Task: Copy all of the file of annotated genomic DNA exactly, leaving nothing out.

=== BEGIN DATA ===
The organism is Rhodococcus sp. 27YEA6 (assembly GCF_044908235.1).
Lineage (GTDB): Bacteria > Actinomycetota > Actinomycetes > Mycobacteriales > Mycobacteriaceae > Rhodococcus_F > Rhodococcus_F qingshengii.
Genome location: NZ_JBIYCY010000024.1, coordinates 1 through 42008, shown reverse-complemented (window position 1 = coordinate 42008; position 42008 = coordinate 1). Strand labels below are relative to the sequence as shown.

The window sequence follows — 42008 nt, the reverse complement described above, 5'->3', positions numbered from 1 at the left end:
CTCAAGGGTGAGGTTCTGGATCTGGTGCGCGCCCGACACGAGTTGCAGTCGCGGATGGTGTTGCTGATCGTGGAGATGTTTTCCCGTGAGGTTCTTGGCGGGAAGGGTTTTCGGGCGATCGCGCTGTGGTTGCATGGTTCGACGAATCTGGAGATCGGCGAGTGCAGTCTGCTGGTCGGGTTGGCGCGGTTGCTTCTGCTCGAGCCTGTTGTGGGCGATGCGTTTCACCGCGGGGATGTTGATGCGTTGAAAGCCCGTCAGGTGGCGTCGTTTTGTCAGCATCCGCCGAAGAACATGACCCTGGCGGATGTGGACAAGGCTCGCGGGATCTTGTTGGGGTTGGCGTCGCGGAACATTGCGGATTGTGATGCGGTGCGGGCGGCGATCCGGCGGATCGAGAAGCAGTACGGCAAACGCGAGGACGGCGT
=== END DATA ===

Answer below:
The organism is Rhodococcus sp. 27YEA6 (assembly GCF_044908235.1).
Lineage (GTDB): Bacteria > Actinomycetota > Actinomycetes > Mycobacteriales > Mycobacteriaceae > Rhodococcus_F > Rhodococcus_F qingshengii.
Genome location: NZ_JBIYCY010000024.1, coordinates 1 through 42008, shown reverse-complemented (window position 1 = coordinate 42008; position 42008 = coordinate 1). Strand labels below are relative to the sequence as shown.

The window sequence follows — 42008 nt, the reverse complement described above, 5'->3', positions numbered from 1 at the left end:
CTCAAGGGTGAGGTTCTGGATCTGGTGCGCGCCCGACACGAGTTGCAGTCGCGGATGGTGTTGCTGATCGTGGAGATGTTTTCCCGTGAGGTTCTTGGCGGGAAGGGTTTTCGGGCGATCGCGCTGTGGTTGCATGGTTCGACGAATCTGGAGATCGGCGAGTGCAGTCTGCTGGTCGGGTTGGCGCGGTTGCTTCTGCTCGAGCCTGTTGTGGGCGATGCGTTTCACCGCGGGGATGTTGATGCGTTGAAAGCCCGTCAGGTGGCGTCGTTTTGTCAGCATCCGCCGAAGAACATGACCCTGGCGGATGTGGACAAGGCTCGCGGGATCTTGTTGGGGTTGGCGTCGCGGAACATTGCGGATTGTGATGCGGTGCGGGCGGCGATCCGGCGGATCGAGAAGCAGTACGGCAAACGCGAGGACGGCGT